I read an interesting yet disturbing article recently on intergeneration connections and the involvement of teens after they graduate from high school. The article was written by Kara Powell and it was called, “Faith that Sticks.”
Studies suggest that approximately 40 to 50 percent of our students who are part of a church or youth group will fail to stick with their faith beyond high school. This should greatly disturb us and cause us to rethink how we do discipleship with students.
To try to understand more about the current state of both youth and the church, Kara Powell who works at the Fuller Youth Institute studied 500 youth group graduates from across the U.S. during their first three years in college. The primary goal was to identify church and family practices that build lasting faith, or what we call “sticky faith.”
What they discovered can be explained with the phrase, “The Jesus Jacket.”
When asked to define what it means to “be a Christian,” thirty-five percent of students didn’t mention Jesus at all.
The most dominant theme in college students’ descriptions of being a Christian was that it means to “love others.” Certainly, that is a major theme of Jesus’ teaching. But even most atheists think it’s a good idea to love other people. But true faith demands a bigger, Jesus-centered view of the gospel.
Their research found that many young people view the gospel like a jacket; they can put it on or take it off, based on what they feel like doing in any particular situation. If they’re going to church or hanging out with Christians, they put on their “Jesus Jacket.” If they’re headed to a party or drifting toward spiritual apathy, they toss the Jesus Jacket into a corner.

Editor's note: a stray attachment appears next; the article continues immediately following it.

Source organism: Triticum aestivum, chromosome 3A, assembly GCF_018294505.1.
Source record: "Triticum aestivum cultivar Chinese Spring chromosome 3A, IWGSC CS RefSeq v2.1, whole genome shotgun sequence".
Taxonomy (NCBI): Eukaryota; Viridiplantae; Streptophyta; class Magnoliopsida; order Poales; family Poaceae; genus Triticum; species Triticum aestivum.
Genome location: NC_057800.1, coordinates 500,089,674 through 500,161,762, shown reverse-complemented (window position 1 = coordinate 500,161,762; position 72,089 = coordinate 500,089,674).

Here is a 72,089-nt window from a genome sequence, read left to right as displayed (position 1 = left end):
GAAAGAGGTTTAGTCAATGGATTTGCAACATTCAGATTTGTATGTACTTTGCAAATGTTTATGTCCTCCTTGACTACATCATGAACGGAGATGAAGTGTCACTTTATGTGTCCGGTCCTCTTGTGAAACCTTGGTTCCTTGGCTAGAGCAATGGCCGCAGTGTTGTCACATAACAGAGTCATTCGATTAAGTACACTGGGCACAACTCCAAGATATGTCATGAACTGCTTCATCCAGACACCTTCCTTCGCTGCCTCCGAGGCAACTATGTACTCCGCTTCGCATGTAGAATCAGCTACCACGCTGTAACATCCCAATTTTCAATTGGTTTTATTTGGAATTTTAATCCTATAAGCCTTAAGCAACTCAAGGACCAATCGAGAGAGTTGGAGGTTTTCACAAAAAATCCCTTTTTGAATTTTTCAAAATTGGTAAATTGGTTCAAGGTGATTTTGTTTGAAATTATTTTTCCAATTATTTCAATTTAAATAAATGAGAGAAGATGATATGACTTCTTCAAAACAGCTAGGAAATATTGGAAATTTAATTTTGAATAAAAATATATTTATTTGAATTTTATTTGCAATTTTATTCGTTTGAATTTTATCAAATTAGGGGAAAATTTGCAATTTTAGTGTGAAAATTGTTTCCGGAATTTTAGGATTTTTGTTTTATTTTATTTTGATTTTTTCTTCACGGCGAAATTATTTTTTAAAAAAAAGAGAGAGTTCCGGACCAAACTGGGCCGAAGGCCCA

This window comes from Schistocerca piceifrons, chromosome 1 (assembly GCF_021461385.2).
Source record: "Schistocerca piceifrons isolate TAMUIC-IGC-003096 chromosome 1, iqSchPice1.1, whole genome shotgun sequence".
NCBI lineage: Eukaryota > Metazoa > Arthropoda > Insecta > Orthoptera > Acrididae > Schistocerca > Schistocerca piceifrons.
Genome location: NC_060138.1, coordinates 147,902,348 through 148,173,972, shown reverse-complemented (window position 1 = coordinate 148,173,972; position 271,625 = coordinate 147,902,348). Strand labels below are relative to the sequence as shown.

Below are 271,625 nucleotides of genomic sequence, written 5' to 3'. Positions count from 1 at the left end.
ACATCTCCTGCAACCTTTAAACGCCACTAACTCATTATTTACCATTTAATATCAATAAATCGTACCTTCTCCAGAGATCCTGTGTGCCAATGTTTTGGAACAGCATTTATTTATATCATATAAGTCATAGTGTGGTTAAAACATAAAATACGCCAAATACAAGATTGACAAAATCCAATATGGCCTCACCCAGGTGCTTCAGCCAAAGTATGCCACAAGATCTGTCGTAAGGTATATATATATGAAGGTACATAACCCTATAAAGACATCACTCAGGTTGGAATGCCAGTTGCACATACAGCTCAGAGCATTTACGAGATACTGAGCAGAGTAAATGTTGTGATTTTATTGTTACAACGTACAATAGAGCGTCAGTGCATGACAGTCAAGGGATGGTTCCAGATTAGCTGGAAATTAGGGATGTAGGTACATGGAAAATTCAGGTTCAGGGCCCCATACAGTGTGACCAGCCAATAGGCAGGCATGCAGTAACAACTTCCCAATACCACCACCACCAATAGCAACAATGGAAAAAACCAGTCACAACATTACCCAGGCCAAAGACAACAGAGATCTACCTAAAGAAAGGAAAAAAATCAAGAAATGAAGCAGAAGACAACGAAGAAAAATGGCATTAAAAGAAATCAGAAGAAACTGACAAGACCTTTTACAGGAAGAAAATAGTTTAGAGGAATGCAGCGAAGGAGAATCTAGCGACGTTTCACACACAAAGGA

One of the central reasons students put their faith aside is because they have a flawed understanding of the Christian life. They’ve picked up the idea somewhere, maybe from parents and church leaders, that following Jesus means merely following a list of “Do’s” and “Don’ts.” For example:
Do … go to church and youth group, read your Bible, pray, give money, share your faith, get good grades, respect elders, go on mission trips, and be a good kid.
Do not … watch the wrong movies, drink, do drugs, have sex, talk back, swear, hang out with the “wrong crowd,” go to Cancun for spring break, or go to parties.
For many of our young people, the gospel has been reduced to what Dallas Willard calls the “gospel of sin management.” The gospel becomes a list of rules and virtues, with Bible verses attached. When young people set this gospel aside, it shouldn’t surprise us. Wouldn’t we do the same?
We have to admit that this “Jesus Jacket syndrome” is partly our fault as pastors, leaders and parents. We have done a better job teaching folks what not to do than we have about experiencing a loving, grace filled relationship daily with the living Lord. We have failed to teach the real gospel that is grounded in grace rather than guilt and have focused more on the commands (do’s and don’ts) in the Bible.
Mark Labberton, long-time pastor and now preaching professor at Fuller, has observed “students really need to grow up hearing about and experiencing God’s grace. The presence of one without the other can cause serious damage to students’ lives.”
Is your definition of a Christian more doing or being? I think it is more being. As Rick Warren says we are human beings not human doings.
I believe this “Jesus Jacket” issue is not just affecting our young people. It crosses all generations. We have embraced a cultural, easy to put on or take off Christianity where you can decide when you are a real follower of Christ and when you don’t feel like being a follower, rather than keeping our Jesus jackets on 24/7 and experiencing the authentic New Testament Christianity that is real, vibrant, and relevant to any generation.
One thing churches can do is to develop a mentoring ministry with young adults and students. The impact of “one on one” can make a life time difference.
What is your church doing to disciple teens and young adults?
Keep the Son in Your Eyes,